“Sing” is a lot like many of the other movies from Illumination Studios. It’s basically a moving greeting card. It’s cute for a few minutes, and then you’ll eventually find yourself tucking it away and looking for something more stimulating. As per most of the films from Illumination, “Sing” is just a middle of the road film that barely gets by because of the neat animation. “Sing” is cute. And that’s about it. It’s cute. And it packs a humongous soundtrack filled with pop songs both old and new that are meant to basically distract from the fact that it’s a very barebones animated movie with a paper thin narrative, that does little to convey to its audience something more meaningful.
Whether we like it or not, summer is right around the corner, and Mill Creek Entertainment is helping movie lover ring in the season with a marathon of ten great beach and summer movies. Well, great is a broad term, as most of these movies are goofy eighties nonsense and action schlock you can enjoy with some beers and nachos. At fifteen hours, this collection is compiled in to three DVD’s and packs in some new titles along with Mill Creek’s more prominent comedy titles.
After years of just being available on DVD and Blu-Ray in other countries and regions, Shout Factory comes to the rescue to deliver fans a deluxe edition of one of the most underrated action films ever made. Something of a spiritual sequel to Walter Hill’s “The Warriors,” director Hill sets his latest gang land picture in an undisclosed period between the 20’s and 40’s in what is apparently New York. Sadly, Hill intended the film to be the first of a trilogy, but while we never got that wish, “Streets of Fire” still manages to be a single adventure rich in character and pulp appeal. Starring the incredible beautiful Diane Lane, and the fantastic Michael Pare, “Streets of Fire” is a rock and roll musical, romance, gangster, action, adventure. It has everything for mostly everyone and it gets better with every viewing.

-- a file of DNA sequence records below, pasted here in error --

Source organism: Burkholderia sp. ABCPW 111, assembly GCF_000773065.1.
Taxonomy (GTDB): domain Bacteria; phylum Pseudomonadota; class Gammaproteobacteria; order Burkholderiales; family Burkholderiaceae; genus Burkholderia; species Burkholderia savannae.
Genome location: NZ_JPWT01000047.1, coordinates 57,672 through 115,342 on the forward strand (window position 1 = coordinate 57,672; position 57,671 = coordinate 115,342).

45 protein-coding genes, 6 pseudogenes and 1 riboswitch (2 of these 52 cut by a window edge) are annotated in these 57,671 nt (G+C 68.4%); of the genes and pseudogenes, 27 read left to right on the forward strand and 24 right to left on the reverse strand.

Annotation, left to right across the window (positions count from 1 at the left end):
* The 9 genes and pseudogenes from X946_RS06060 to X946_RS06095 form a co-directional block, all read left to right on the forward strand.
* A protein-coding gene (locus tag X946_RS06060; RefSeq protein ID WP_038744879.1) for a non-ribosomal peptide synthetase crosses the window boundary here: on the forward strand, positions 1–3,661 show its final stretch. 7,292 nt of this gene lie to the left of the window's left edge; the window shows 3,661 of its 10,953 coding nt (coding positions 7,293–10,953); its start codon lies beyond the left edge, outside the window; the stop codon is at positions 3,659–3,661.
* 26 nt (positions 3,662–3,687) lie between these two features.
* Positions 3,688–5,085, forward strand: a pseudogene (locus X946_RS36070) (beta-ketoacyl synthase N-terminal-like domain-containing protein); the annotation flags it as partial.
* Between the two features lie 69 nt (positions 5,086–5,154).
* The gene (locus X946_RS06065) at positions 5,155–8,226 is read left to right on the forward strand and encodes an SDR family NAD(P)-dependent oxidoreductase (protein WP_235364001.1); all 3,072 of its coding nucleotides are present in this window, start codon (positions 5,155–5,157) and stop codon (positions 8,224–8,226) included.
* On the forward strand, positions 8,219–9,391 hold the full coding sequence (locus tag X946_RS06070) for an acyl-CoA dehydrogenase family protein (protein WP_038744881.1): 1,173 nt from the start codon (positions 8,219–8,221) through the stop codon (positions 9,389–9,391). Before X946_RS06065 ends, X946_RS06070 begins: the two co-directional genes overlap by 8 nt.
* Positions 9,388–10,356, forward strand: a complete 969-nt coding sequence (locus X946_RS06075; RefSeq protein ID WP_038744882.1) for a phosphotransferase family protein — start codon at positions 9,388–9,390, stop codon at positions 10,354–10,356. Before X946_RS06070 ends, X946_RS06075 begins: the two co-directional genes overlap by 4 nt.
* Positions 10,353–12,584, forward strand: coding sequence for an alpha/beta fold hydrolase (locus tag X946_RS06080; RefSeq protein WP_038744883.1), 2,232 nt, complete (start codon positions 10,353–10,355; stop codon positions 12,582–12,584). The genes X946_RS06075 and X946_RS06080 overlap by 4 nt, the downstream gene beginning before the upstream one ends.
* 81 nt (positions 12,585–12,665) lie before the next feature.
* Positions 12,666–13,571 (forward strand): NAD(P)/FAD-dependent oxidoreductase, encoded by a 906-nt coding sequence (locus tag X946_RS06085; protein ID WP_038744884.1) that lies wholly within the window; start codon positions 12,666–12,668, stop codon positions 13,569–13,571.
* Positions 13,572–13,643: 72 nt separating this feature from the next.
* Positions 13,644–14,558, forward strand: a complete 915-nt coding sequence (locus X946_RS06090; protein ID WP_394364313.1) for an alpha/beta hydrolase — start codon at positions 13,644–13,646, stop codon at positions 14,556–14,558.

It’s that time of year again, where Hollywood either guides us in to celebrating actual works of cinematic art, or will likely arouse the ire of cineastes for years to come by playing it safe with the obvious crowd pleasers once again. In either case, “Oscar” night 2017 promises to be an interesting and controversial one. With the political landscape, racial landscape, and current crop of movies nominated at this years’ ceremony, a lot of us are hoping the Academy celebrates films that hold a miror to society rather than simply celebrate the safe, and light hearted fare that pass itself at “escapism.” That said, while we are a bit of cynics, we have a good time every year with the pageantry, the fun, and celebration of film.
To remind you of who is nominated this year, we covered a lot of Oscar nominees. If you want to a refresher course of what we thought of a lot of the films up for an award this year, we’ve compiled a list of movies reviewed by the Cinema Crazed contributors. Feel free to voice your own opinions on these films and many others in the comments!
This year marks the 90th anniversary of the release of “The Jazz Singer,” which forever changed the way audiences see and hear films. Today, it is difficult to imagine the chaos that sound recording brought to the film industry, but back in the day the introduction of the microphone and the sound engineer resulted in the destruction of some prominent careers.
The 1929 independent feature “The Talk of Hollywood” was the first film to detail the impact that the “talkies” had on the motion picture capital. The production also takes advantage of the lenient Pre-Code era by incorporating racy and politically incorrect humor into its often-savage satire of the business side of the movie world.
ACADEMY AWARD NOMINEE – Director Patrick Osborne gave audiences the beautiful and sweet animated short “Feast” about a dog’s love for food and his owner. With “Pearl,” Osborne breaks out of that smaller narrative to create a sweet, touching, and incredible ode to music and the power of family. Patrick Osborne created “Pearl” as one of the first VR animated short films that allowed audiences to experience the movie in 360 degrees.
Returning to the big screen on January 29th and February 1st for a 30th anniversary presentation from Fathom Events and Lionsgate.
“Dirty Dancing” represents a lot of what made eighties cinema so great. There’s the obsession with the sixties, Jennifer Grey, Patrick Swayze, a pretty brilliant soundtrack, and of course a story about the guy from the wrong side of the tracks and the upper class girl above him in certain respects. Sure, “Dirty Dancing” can be silly, but it’s silly in a good way, and it’s bold in its approaching abortion as a key story element that sets the narrative in to motion. “Dirty Dancing” is one of the best movies about the love of dance and music ever made, and while it’s definitely associated with the chick flick label, it’s a movie that just about anyone can enjoy. And how can you not love “(I Had) The Time of My Life”?
With movie critics getting more and more stigmatized by bitter movie studios and petty film directors, it’s a good thing to know in the end that they’re all just opinions. This year I watched so many movies, and as always, my opinion is never gospel or the final word on any film. In 2016 I managed to like a few movies that were critically destroyed and I don’t apologize for finding value in these flops. I probably won’t go out to buy them, but I won’t flip the channel if they’re ever on cable, either.
What were some movies you liked that everyone else didn’t? Let me know in the comments.